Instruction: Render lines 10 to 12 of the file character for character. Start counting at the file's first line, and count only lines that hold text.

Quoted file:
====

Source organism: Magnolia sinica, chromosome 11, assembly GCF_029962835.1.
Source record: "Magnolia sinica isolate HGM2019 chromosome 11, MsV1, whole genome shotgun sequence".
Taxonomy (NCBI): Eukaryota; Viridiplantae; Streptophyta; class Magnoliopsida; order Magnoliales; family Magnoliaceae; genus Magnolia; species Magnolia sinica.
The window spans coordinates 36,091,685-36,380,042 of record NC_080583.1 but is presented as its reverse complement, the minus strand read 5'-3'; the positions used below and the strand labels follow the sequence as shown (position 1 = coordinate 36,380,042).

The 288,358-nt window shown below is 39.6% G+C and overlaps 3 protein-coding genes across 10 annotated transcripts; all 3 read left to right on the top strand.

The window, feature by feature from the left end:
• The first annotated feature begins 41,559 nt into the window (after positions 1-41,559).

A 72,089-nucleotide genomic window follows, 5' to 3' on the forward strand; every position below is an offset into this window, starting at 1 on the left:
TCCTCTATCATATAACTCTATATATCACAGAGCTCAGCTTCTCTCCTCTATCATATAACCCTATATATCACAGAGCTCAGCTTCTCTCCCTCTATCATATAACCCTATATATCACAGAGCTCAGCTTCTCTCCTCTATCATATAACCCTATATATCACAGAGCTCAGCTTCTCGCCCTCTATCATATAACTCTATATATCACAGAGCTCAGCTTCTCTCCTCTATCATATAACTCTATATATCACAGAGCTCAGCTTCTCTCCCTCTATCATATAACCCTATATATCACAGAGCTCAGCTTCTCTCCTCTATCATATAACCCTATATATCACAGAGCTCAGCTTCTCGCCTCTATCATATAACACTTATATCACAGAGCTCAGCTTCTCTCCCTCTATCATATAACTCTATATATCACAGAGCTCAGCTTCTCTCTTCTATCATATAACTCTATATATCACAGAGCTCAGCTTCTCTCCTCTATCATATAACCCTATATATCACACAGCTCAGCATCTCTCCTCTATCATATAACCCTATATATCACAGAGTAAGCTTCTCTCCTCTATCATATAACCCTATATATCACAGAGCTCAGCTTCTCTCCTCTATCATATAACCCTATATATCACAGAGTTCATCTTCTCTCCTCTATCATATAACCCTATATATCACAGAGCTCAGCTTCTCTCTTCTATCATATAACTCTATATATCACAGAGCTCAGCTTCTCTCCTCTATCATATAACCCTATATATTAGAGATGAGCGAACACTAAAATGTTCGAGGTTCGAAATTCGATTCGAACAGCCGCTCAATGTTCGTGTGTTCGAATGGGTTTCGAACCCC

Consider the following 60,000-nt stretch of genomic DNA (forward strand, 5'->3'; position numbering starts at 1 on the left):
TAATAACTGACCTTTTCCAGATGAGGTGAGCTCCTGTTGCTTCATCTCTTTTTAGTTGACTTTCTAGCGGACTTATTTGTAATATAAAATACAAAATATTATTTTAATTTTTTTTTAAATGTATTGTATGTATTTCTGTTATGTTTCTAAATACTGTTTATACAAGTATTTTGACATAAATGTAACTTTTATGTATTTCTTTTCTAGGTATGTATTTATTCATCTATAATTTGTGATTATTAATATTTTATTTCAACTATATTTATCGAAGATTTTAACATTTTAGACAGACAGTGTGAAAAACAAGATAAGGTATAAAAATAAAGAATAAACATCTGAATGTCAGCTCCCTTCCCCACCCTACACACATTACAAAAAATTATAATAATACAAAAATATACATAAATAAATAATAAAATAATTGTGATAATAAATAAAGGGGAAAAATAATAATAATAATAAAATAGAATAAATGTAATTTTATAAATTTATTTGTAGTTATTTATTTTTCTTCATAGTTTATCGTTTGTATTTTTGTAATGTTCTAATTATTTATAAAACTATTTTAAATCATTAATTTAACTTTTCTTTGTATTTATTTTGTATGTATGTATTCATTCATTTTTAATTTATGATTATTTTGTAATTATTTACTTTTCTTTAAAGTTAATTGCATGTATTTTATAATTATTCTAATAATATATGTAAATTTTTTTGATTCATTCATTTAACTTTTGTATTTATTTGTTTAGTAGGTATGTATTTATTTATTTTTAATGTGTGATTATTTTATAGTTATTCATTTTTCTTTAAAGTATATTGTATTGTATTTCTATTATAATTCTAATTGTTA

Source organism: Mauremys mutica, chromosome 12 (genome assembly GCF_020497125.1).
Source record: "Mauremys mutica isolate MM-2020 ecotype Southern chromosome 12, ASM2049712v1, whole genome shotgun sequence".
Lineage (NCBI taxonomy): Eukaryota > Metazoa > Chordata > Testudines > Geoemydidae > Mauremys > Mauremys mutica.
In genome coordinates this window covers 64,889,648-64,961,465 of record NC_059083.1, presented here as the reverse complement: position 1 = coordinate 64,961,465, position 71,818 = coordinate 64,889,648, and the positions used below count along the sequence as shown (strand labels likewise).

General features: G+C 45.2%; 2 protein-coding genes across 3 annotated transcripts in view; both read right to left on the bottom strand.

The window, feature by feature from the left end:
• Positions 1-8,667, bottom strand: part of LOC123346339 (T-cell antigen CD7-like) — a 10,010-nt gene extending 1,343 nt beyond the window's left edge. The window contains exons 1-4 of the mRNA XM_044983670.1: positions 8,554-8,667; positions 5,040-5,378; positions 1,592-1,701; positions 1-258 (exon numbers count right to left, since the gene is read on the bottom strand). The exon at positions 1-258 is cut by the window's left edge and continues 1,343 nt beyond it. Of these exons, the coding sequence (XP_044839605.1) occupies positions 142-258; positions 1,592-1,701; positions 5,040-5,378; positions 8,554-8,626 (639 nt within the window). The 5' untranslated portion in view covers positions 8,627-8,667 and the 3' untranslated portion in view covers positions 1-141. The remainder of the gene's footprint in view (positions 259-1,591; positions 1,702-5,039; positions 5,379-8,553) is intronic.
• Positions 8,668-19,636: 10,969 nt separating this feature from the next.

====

Consider the following 60,000-nt stretch of genomic DNA (forward strand, 5'->3'; position numbering starts at 1 on the left):
TAATAACTGACCTTTTCCAGATGAGGTGAGCTCCTGTTGCTTCATCTCTTTTTAGTTGACTTTCTAGCGGACTTATTTGTAATATAAAATACAAAATATTATTTTAATTTTTTTTTAAATGTATTGTATGTATTTCTGTTATGTTTCTAAATACTGTTTATACAAGTATTTTGACATAAATGTAACTTTTATGTATTTCTTTTCTAGGTATGTATTTATTCATCTATAATTTGTGATTATTAATATTTTATTTCAACTATATTTATCGAAGATTTTAACATTTTAGACAGACAGTGTGAAAAACAAGATAAGGTATAAAAATAAAGAATAAACATCTGAATGTCAGCTCCCTTCCCCACCCTACACACATTACAAAAAATTATAATAATACAAAAATATACATAAATAAATAATAAAATAATTGTGATAATAAATAAAGGGGAAAAATAATAATAATAATAAAATAGAATAAATGTAATTTTATAAATTTATTTGTAGTTATTTATTTTTCTTCATAGTTTATCGTTTGTATTTTTGTAATGTTCTAATTATTTATAAAACTATTTTAAATCATTAATTTAACTTTTCTTTGTATTTATTTTGTATGTATGTATTCATTCATTTTTAATTTATGATTATTTTGTAATTATTTACTTTTCTTTAAAGTTAATTGCATGTATTTTATAATTATTCTAATAATATATGTAAATTTTTTTGATTCATTCATTTAACTTTTGTATTTATTTGTTTAGTAGGTATGTATTTATTTATTTTTAATGTGTGATTATTTTATAGTTATTCATTTTTCTTTAAAGTATATTGTATTGTATTTCTATTATAATTCTAATTGTTA

Source organism: Mauremys mutica, chromosome 12 (genome assembly GCF_020497125.1).